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Match Analysis

Round Two: Andre Russell bosses the Kagiso Rabada tussle

The fast bowler had won last week's meeting with an inch-perfect Super Over yorker. How would it go this time?

Kagiso Rabada floored Andre Russell with a full toss that he played on to his body  •  BCCI

Kagiso Rabada floored Andre Russell with a full toss that he played on to his body  •  BCCI

When Kagiso Rabada geared up to bowl to Andre Russell, there was a nervous silence around Eden Gardens.
Last week, Russell had smashed 62 off 28 balls to help Knight Riders make 185 in Delhi, only to see the game go into the Super Over courtesy Prithvi Shaw's 99. In the Super Over, Rabada's knockout blow - an inch-perfect yorker - took out Russell's middle stump and left him on all fours. Capitals won the tight contest, and Rabada collected the bragging rights on the night.
In the 16th over of the return fixture in Kolkata, Rabada dismissed Dinesh Karthik with his first ball, caught at deep square leg. The batsmen crossed over, and it was time for Round Two of Rabada v Russell. Here was a man who was dominating every fast bowler in the IPL this season, facing the one person who had his number. The scene was set for another remarkable contest between two of the most exciting players in world cricket.
Russell went on the offensive immediately. Rabada provided a bit of width first ball and Russell's cut flew to the third man boundary. Two balls later, Rabada went for the very delivery that had floored Russell last week, the yorker, but he missed his length and the ball soared over deep square leg. In the space of three balls, the pressure had shifted to Rabada's corner.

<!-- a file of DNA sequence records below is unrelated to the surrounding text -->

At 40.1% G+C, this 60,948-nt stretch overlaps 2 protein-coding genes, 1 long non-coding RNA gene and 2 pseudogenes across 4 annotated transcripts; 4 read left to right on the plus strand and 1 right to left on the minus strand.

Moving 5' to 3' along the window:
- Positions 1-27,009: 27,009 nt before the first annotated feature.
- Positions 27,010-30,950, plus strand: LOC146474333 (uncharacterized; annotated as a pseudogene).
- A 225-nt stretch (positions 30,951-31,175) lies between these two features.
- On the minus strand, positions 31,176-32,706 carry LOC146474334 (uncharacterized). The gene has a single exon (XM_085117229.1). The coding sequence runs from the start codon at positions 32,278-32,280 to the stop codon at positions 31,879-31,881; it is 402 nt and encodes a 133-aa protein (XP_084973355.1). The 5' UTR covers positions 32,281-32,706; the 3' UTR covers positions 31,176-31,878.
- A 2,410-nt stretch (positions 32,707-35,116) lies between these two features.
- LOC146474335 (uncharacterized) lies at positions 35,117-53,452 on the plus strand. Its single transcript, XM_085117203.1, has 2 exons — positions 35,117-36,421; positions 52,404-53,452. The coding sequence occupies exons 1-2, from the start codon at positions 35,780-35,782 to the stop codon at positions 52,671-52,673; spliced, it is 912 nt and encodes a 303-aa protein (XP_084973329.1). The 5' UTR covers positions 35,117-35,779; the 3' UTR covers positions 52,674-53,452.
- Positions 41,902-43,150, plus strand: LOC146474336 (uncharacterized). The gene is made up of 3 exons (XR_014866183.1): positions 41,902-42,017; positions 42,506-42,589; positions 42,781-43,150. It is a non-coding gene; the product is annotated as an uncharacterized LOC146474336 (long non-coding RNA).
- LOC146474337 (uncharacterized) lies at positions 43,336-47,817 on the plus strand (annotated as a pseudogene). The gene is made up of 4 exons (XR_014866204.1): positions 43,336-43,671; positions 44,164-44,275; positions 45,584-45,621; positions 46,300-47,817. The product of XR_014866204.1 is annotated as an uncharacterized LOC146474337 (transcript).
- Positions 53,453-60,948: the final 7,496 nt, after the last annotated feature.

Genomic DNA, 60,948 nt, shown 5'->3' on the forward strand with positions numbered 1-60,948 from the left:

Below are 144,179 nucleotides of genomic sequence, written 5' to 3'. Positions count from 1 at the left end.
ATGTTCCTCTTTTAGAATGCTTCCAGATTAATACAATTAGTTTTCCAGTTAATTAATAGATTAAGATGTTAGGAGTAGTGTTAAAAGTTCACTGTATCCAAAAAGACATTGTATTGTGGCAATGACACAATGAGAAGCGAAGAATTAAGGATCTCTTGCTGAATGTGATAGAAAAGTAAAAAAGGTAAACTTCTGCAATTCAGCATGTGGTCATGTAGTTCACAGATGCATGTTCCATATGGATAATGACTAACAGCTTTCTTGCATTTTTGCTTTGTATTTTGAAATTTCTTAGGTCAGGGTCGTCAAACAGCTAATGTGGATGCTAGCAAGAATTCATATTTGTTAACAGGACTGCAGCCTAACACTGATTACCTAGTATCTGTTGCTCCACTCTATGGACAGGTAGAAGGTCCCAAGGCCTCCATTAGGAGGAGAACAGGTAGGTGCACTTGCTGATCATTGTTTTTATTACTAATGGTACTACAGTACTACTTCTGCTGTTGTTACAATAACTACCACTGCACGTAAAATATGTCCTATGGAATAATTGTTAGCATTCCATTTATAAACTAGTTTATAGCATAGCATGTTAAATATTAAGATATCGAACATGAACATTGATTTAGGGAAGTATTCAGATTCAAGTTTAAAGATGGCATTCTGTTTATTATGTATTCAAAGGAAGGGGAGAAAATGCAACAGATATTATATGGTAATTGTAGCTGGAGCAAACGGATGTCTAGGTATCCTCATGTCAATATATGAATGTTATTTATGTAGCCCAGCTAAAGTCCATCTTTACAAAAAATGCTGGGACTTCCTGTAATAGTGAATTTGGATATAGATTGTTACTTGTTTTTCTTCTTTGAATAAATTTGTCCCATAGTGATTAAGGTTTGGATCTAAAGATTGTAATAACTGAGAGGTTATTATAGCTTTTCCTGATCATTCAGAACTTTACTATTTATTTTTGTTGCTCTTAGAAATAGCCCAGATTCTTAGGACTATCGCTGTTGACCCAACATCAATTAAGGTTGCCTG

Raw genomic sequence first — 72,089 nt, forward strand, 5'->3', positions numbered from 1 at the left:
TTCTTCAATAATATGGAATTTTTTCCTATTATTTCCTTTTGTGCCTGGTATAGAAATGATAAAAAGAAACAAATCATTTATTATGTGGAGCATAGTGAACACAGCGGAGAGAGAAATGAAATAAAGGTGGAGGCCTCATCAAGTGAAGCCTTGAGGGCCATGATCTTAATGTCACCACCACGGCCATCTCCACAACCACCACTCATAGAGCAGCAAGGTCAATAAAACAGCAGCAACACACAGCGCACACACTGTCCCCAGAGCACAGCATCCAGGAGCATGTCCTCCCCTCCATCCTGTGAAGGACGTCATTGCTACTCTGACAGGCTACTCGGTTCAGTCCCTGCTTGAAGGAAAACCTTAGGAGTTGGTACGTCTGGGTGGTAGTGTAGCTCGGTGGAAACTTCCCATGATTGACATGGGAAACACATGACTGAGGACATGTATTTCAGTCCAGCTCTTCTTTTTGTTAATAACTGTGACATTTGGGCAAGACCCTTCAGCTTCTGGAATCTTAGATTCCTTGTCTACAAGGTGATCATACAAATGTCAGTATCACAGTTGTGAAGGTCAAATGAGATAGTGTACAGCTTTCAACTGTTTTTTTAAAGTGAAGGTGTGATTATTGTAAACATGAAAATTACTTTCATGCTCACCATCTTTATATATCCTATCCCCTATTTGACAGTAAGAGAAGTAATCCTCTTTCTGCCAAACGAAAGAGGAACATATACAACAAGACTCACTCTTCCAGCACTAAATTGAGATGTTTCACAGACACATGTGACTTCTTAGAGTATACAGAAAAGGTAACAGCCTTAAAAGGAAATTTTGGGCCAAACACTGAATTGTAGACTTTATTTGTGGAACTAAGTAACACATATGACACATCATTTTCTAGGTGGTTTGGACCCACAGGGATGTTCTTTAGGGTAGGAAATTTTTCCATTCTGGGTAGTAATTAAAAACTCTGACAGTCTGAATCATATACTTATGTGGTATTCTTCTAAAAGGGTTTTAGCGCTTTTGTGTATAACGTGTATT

Rabada returned for his final over - the innings' 18th - and he went short first ball. At over 145kph, it was a ball capable of troubling even a set batsman, but not Russell. He slid onto his back foot, and swung mercilessly, hooking Rabada for six. The man at the fine-leg boundary looked upwards in a bid to set up for the catch, only to see it soar over his head and into the stands. That made it 17 off five deliveries for Russell off Rabada, and more than half the over was still left.
The next ball was a yorker, and Russell whipped it through backward square leg for a couple. The carnage had paused for one ball, but Russell had kept the strike. Rabada followed up with another short ball, and this time Russell saw it even earlier, the ball flying for six well in front of square. Singles off the next two balls left one last ball for Rabada to bowl to Russell.
What would Rabada do? A yorker to finish the spell? A searing short ball at Russell's head? It looked like Rabada went for the former option, but lost control at release, and the ball flew straight towards Russell's gut. In dewy conditions, the ball had slipped out of Rabada's hand. An inside-edge onto the body left Russell on the floor, and he was in visible pain as Rabada collected his cap from the umpire.
The numbers, however, showed who had won Round Two. Russell had smacked Rabada for 26 off just nine balls, at a strike-rate of 289. Off the other bowlers, Russell managed only 19 off 12, and he lost his wicket to Chris Morris on 45.
What went wrong for Rabada? It could be that he was double-bluffing Russell into thinking the yorker was coming, especially with long-on and long-off on the boundary. But instead he went short with not enough protection square on the leg side. Russell, too, was perhaps expecting Rabada to not go full as often this time around, and stayed glued to his crease, prepared to rock right back as soon as the ball left Rabada's hand.
There might still be Round Three to look forward to if both teams make the playoffs, or maybe even the final. Rabada, who Ricky Ponting calls "a calm head who becomes aggressive only when he has the ball in his hand", would be looking to turn the battle in his favour if they meet another time. Whichever way it goes, no one will mind another installment of the world's most destructive hitter coming up against the world's best fast bowler.

Sreshth Shah is a sub-editor at ESPNcricinfo